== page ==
« PreviousContinue »
against Gottsched, and a certain Sivers and Philippi, two obscure writers. His works have been published at Berlin by Karl Müller.
LOGAU (FRIEDRICH VON), 1604–1655. Celebrated for his epigrammatic writings contained in a work published 1654. In graphical description, sentiment, conciseness, and ease, his style is considered superior even to that of Opitz, Flemming, and Gryphius, the representatives of the same school. Ramler and Lessing republished his best epigrams in 1759.
LOHENSTEIN (DANIEL CASPAR VON), 1635–1683. The contemporary of Hofmannswaldau, and greatly admired at a time when the foreign element ruled supreme over our literature. Lohenstein was one of the unworthy promoters of that anti-national tendency, of which his three dramas, “Ibrahim Bassa,' Agrippina,' and Epicharis' bear witness ; for these productions are but the excrescences of our literature.
MOSCHEROSCH (Hans MICHEL), 1600—1669. His principal work, Gesichte Philanders von Sittenwald,' contains a satirical allusion to the defects of his age; he castigates therein the prevailing tendency for exclusively classical studies; but in doing so, fills his work with so many citations from both classical and foreign writers, that the reproach directed against his contemporaries applies equally to himself. His first work contains the 'Sieben Gesichte' (visions), 'Schergenteufel,' • Weltwesen,’ · Venusnarren,' *Todtenheer,' 'Letztes Gericht,' `Höllenkinder,' and • Hofschule.'
Möser (Justus), 1720—1794. An essay writer of distinction. His · History of Osnabrück’ shows great research on the part of the compiler. He also was one of the few who opposed the antinational tendencies of the writers of his age.
MOSHEIM (Joh. LORENZ.), 1695—1755. A distinguished divine and great classical scholar. His principal works are his 'Ecclesiastical History,' translated into English, · Moral Lessons deduced from Scripture,' and his Sermons, which are distinguished for elegance of style, and possess the highest literary merit.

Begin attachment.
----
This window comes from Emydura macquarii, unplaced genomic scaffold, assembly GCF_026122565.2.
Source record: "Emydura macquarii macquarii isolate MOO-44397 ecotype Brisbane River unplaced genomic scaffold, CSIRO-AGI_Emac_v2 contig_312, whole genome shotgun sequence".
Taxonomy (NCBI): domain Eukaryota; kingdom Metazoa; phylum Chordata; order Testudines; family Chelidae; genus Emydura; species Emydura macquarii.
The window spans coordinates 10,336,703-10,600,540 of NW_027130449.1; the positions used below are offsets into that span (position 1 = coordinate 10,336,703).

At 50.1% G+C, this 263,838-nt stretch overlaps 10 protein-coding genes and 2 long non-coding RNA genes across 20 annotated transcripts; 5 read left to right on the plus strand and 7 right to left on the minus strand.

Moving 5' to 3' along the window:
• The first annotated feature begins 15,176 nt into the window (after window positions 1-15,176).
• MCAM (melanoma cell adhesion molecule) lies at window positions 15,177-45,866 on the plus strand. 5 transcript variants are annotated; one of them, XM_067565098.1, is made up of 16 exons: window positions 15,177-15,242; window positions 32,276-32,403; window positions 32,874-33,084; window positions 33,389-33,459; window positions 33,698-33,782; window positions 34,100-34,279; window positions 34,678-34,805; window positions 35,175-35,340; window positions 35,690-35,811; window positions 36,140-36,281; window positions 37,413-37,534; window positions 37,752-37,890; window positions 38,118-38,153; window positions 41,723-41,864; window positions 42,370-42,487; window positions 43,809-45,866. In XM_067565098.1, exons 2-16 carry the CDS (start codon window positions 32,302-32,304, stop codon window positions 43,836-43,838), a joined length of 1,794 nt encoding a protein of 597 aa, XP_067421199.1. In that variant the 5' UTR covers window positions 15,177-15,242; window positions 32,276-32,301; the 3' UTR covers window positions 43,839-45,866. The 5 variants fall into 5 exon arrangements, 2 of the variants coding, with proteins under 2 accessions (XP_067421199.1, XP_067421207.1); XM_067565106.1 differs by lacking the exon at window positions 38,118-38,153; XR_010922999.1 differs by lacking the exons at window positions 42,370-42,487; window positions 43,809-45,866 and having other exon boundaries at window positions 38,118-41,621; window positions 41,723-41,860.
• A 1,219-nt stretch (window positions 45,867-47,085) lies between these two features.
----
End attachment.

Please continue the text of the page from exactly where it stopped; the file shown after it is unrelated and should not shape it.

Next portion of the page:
Mylius (CHRISTOPH.), 1712–1754. A great naturalist, and recommended by Haller to George II., in order to form part of a scientific mission, which that king wanted to send to America. He died in London. His writings were collected by Lessing, and published in Berlin, in the year 1754.
OPITZ (MARTIN), 1597—1639. Martin Opitz was one of the few writers of his time who endeavoured to infuse a fresh spirit into our literature; his efforts ought to be the more appreciated when we consider what an amount of moral courage it required to face the many obstacles impeding the patriotic and noble
exertions of our zealous countryman. Opitz became the founder of what has been called subsequently the Silesian school. His writings, although inferior in depth of conception and boldness of imagery, are remarkable for a correctness and vigour of style which excite our admiration. After having occupied for some time a professorship in the Gymnasium of Weissenberg, the Emperor Maximilian II. conferred on him the rank of knighthood and the title of Martin Opitz von Boberfeld. He died of the plague in the year 1639. Of his didactic poems, in which he chiefly excelled, we give the following:
" AUF DEN ANFANG DES 162 1sten JAHRES.'
Ein jedes kam wohin, und brauchte seine Ruh,
Nach dieser Zeit so hoch, so ganz vollkommen seyn. PYRA (JACOB EMMANUEL), 1714–1744. One of the opponents of the Gottsched theories, who, with his poetical genius, would, without doubt, have attained a high position in our literature, but for his early death. His poems have been collected by Lange, and published at Zürich, 1745.
PUFFENDORF (SAMUEL), born in a village near Chemnitz (Saxony), in the year 1631. He lectured as professor in several universities, entered the Swedish service in 1686, and ultimately that of Brandenburg. Shortly before his death, which took place in the year 1694, he was raised to the nobility. Puffendorf opened a new path to jurisprudence, and laid, in Germany, the foundation for a scientific treatment of the Law of Nations. His views on this subject, which were adopted in all civilised countries, are propounded in his work: Einleitung zu der Historie der vornehmsten Staaten so jetziger Zeit in Europa sich befinden, Frankfort-am-Main, 1682.
RABENER (GOTTHOLD WILHELM), 1714—1771. A zealous promoter of our literature, to which he, with his contemporaries, Gellert and Gärtner, wished to impart a purer taste. His satirical letters, in which he attacks the infirmities of the age, show great powers of observation. In one of these letters, he expresses the soundest views on education, and shows conclusively how it ought
to be carried on in the universities. His advice in this respect, although given more than a century ago, might still prove useful to those entrusted with this important branch. Among his more entertaining writings, we mention ‘Das Mädchen vom ersten April, Das Deutsche Wörterbuch,' 'Klims Todtenliste,' and Die Sprichwörter des Pansa.'